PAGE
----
Review by Jonathan Berk
Batman is the character that just keeps on giving. In the spirit of the season, Prime Video has Merry Little Batman, a new animated Batman holiday movie, and yes, it contains the iconic “Jingle Bells” parody song. While this story doesn’t quite smell, it also fails to lock itself in as an instant Christmas classic.
The story focuses on young Damian Wayne (Yonas Kibreab), who is determined to prove himself ready to be a superhero to his less-brooding-than-usual father, Bruce (Luke Wilson). However, in this world, Batman has defeated crime in Gotham, so there is less need for the bat. Bruce has focused on being a good father to Damian and is understandably overprotective and overbearing (considering his whole character exists due to unresolved trauma). Damian gets his chance to prove himself as he confronts many enemies in the city after finding himself home alone in Wayne Manor.
Kibreab is the film’s center and does a great job with the voice acting. Damian has a lot of energy and enthusiasm. This is an “else-world” type story, as none of the characters truly resemble the canon versions of them. While Damian gets his chance to be Kevin in Home Alone, the movie gets going when Damian is forced to chase after the two burglars.
Batman fans will find joy in tons of the references and Easter eggs, though it is not quite to the level of The LEGO Batman Movie. There is a clear nod to Adam West’s Batman with the Batphone. Joel Schumacher’s Batman films are referenced in a few ways, which makes a lot of sense since this Christmas special is sillier in tone than Christopher Nolan’s Dark Knight trilogy. If you’re a Batman fan, there will be many moments where you will be the Leonardo DiCaprio pointing meme.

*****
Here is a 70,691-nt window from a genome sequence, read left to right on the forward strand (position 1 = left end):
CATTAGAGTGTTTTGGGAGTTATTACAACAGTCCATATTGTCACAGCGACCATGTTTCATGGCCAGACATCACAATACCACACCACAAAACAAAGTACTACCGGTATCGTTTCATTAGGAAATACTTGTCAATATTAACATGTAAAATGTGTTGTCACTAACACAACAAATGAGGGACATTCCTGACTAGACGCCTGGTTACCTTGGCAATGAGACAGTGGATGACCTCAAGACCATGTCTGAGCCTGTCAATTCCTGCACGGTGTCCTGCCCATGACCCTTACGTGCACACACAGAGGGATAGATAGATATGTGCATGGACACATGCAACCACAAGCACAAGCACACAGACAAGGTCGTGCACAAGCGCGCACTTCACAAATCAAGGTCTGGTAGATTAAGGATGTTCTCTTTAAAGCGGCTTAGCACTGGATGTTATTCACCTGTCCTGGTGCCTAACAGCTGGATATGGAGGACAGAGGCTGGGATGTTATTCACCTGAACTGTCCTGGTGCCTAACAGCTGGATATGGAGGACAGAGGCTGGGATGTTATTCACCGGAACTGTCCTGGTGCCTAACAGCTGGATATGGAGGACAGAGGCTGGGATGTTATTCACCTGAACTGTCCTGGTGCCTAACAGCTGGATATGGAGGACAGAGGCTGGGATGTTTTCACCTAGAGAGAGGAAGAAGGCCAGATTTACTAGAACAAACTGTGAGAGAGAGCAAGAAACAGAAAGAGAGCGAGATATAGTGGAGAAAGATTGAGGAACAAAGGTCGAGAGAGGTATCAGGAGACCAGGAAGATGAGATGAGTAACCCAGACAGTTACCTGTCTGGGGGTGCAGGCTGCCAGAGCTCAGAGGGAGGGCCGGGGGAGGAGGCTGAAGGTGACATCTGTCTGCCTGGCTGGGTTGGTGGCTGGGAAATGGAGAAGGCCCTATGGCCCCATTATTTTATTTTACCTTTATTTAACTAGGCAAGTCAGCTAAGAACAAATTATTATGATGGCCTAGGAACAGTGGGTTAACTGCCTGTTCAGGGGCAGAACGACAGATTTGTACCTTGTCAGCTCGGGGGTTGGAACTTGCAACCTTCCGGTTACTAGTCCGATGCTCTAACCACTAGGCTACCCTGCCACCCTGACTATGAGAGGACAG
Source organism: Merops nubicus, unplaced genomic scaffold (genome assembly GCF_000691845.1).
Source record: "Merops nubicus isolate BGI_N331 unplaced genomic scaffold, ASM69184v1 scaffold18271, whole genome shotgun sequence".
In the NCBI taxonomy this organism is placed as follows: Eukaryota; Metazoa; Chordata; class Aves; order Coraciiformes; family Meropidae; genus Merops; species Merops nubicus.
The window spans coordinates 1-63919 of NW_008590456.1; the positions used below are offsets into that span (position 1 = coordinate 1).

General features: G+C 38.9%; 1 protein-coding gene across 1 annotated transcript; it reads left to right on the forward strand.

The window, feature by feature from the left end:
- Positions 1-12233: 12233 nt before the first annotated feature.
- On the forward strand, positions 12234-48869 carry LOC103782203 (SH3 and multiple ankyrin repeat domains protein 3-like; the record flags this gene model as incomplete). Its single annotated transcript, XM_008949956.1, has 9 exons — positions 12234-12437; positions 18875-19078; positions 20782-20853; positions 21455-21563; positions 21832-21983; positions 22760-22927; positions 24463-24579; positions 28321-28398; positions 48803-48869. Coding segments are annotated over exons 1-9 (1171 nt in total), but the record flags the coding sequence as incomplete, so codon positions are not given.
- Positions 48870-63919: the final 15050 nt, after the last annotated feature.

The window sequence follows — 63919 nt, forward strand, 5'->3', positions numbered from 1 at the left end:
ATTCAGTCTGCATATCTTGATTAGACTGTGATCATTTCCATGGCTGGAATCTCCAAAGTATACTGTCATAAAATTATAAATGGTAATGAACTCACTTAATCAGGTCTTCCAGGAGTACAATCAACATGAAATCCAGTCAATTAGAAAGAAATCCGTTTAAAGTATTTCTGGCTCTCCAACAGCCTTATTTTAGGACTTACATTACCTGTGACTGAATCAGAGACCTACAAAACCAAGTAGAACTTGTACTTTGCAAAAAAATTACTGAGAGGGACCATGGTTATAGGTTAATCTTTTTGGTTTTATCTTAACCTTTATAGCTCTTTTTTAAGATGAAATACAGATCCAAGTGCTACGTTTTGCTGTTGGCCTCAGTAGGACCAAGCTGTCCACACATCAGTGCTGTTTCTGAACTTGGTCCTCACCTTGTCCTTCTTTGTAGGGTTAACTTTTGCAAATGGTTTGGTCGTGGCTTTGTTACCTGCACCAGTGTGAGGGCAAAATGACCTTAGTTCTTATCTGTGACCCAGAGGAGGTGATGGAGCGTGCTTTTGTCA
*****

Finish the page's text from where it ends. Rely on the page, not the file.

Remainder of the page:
Chief among them are the number of villains from Batman’s iconic rogue gallery. The introduction of each has fun story beats, and the basis of their designs spans the various eras of the characters. There are many variations of the characters show up. The most obvious one to appear is the Joker, voiced this time by David Hornsby. This performance is probably the weakest in the film, possibly just because of the sheer pedigree he is up against. Some may feel the Joker is too scary a villain for an animated Christmas special, but we have seen the Joker work in various contexts. The laugh Hornsby does never quite feels correct, but it’s not a deal breaker.
No Christmas movie is complete without its music selection, and the soundtrack for this one is perfect. While every rendition isn’t necessarily the best version of the song, the song selection just clicks. The energy the music brings matches the action-oriented story and still gives plenty of Christmas cheer.
I’m not sure if Merry Little Batman will find its way into my annual Christmas movie rotation. It is clearly geared towards a younger audience, and children ages 8-15 will probably get a kick out of this. Fortunately, parents of the target audience who also have a love of Batman will have a good time identifying all of the references in the movie. Basically, there is something for everyone and enough Christmas spirit to satisfy one’s itch.
Merry Little Batman will be on Prime Video on December 8.